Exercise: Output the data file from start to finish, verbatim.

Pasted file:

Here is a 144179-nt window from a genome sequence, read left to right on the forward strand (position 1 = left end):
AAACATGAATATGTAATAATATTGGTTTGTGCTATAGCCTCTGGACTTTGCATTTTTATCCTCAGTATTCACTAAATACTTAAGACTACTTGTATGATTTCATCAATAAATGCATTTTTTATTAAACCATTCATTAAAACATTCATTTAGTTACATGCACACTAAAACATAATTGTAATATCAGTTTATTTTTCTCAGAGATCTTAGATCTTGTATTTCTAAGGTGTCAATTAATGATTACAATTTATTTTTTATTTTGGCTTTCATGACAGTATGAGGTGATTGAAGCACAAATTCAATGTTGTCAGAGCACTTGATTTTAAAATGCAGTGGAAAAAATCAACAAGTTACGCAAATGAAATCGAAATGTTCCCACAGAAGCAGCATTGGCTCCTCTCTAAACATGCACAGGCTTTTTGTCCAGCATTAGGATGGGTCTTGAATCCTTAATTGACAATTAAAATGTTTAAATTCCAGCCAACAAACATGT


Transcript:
Here is a 144179-nt window from a genome sequence, read left to right on the forward strand (position 1 = left end):
AAACATGAATATGTAATAATATTGGTTTGTGCTATAGCCTCTGGACTTTGCATTTTTATCCTCAGTATTCACTAAATACTTAAGACTACTTGTATGATTTCATCAATAAATGCATTTTTTATTAAACCATTCATTAAAACATTCATTTAGTTACATGCACACTAAAACATAATTGTAATATCAGTTTATTTTTCTCAGAGATCTTAGATCTTGTATTTCTAAGGTGTCAATTAATGATTACAATTTATTTTTTATTTTGGCTTTCATGACAGTATGAGGTGATTGAAGCACAAATTCAATGTTGTCAGAGCACTTGATTTTAAAATGCAGTGGAAAAAATCAACAAGTTACGCAAATGAAATCGAAATGTTCCCACAGAAGCAGCATTGGCTCCTCTCTAAACATGCACAGGCTTTTTGTCCAGCATTAGGATGGGTCTTGAATCCTTAATTGACAATTAAAATGTTTAAATTCCAGCCAACAAACATGT